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What Is the Honeymoon Phase and How Long Does It Last?

The honeymoon phase comes and then it goes, but you can get that feeling of excitement back

two people embracing and kissing

At last, your love has come along.


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Every day is filled with discovery and excitement as you get more and more entangled with your partner and in each other’s lives. Your heart races when you’re together and aches when they’re not around. Your whole world could flip upside down on its head and yet everything would feel all right for now if for no other reason than you are in love.

This feeling of euphoria is what many couples call the “honeymoon phase.” Typically marking the earliest days of a relationship when laughter, lust and attraction are highest, the honeymoon phase can last for weeks, months or, in some cases, years. This phase then tends to decline the more you settle into other stages of your relationship, though.

But does it ring true that all good things must come to an end eventually? Psychologist Chivonna Childs, PhD, walks us through what to expect from the honeymoon phase and how it may be possible to get those sparks back if you somehow lost them along the way.

How do you know you’re in the honeymoon phase?

You know you’re in the honeymoon phase when, well, everything just seems kind of perfect. You tend to have more good days than bad, and the good days are really good. Maybe your sexual energy runs high during this period or you find yourself struck with an intense sense of longing even when your partner is right beside you.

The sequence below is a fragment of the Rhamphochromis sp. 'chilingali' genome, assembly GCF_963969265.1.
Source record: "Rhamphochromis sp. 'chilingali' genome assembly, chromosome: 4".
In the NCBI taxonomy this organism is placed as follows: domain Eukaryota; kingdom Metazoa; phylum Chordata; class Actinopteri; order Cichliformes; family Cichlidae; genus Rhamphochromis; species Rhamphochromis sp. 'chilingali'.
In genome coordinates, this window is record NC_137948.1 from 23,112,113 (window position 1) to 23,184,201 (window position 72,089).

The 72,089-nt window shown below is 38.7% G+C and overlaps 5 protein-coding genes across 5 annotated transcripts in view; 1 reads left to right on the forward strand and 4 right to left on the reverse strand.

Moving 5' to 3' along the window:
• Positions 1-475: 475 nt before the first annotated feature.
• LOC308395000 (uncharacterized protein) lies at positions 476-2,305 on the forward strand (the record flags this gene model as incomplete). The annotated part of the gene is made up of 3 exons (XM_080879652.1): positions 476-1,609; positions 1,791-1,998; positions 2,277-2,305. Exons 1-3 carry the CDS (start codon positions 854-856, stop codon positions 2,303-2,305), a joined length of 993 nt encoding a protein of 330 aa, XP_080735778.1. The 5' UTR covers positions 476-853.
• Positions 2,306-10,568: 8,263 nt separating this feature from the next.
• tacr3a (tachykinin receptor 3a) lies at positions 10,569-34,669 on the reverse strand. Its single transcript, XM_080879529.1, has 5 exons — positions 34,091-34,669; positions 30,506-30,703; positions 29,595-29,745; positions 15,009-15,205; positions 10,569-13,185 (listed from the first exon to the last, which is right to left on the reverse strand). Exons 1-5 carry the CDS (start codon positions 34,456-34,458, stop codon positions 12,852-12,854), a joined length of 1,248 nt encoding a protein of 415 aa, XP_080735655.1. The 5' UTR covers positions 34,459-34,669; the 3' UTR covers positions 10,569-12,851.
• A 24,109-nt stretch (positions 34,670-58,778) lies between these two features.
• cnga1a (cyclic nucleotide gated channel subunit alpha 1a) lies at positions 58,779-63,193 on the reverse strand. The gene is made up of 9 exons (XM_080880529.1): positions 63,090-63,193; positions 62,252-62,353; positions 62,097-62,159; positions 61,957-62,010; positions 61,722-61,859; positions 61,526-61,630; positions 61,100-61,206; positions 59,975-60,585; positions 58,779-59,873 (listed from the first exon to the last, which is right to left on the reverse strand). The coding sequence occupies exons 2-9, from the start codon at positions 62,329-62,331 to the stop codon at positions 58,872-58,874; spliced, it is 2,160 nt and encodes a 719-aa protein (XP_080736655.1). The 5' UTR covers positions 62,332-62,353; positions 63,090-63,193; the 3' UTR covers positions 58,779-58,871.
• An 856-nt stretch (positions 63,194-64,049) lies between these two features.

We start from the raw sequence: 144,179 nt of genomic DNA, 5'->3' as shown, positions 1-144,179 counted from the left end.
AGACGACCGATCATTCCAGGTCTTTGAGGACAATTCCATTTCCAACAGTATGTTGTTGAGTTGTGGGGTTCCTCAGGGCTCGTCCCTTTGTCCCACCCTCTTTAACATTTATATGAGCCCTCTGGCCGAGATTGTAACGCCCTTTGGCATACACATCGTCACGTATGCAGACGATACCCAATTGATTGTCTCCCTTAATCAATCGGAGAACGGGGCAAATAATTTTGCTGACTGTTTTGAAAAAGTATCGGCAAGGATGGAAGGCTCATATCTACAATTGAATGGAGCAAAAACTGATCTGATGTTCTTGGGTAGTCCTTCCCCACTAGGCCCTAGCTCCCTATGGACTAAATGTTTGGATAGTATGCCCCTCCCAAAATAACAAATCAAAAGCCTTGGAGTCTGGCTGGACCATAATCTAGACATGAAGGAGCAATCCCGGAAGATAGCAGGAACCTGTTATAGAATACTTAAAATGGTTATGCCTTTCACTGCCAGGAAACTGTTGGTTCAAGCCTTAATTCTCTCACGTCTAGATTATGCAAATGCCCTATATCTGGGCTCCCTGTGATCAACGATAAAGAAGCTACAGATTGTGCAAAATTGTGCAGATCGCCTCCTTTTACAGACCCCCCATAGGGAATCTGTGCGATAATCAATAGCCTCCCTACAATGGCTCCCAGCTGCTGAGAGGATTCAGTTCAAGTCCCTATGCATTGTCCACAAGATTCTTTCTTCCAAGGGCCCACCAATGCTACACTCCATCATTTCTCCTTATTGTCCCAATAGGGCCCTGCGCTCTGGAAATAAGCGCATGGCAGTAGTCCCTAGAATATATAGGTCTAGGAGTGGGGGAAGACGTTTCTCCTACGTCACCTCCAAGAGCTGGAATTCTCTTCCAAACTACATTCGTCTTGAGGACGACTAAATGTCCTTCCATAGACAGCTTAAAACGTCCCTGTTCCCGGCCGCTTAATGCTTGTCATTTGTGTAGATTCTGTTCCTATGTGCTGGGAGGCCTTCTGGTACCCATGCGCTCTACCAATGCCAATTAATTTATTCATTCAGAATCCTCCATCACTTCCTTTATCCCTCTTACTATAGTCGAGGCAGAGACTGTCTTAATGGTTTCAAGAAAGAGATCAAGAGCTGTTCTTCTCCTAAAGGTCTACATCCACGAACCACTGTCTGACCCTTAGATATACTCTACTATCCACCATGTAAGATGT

“You almost feel like you’re high on love,” says Dr. Childs. “It feels magical. Everybody seems perfect. We don’t see any flaws.”

When these feelings occur early on in a relationship, it’s most often associated with infatuation, the first stage of falling in love. This honeymoon phase, or stage, can also happen in various other parts of a relationship, as some couples re-experience this honeymoon phase during huge, important moments in their life, like when they get engaged or shortly after getting married.


“And there are some people that don’t experience it at all,” notes Dr. Childs. “Maybe they like each other, they have a lot of interests and things in common, but there’s not this big rush of emotion or this big rush of attraction and it just kind of falls in place.”

When you do experience the honeymoon phase, many of the physical feelings you have are because your brain is flooded with dopamine (also known as the pleasure hormone), so that every touch or look from your partner, or thought about them, comes with a flush of desire.

“There is a chemical reaction that’s going on in our brains,” says Dr. Childs. “It’s like a reward system. It’s the same feel-good hormone we get when we work out. Our body is physically responding to that person’s presence and they can really throw off our whole being because we’re excited to be around them.”

What happens after?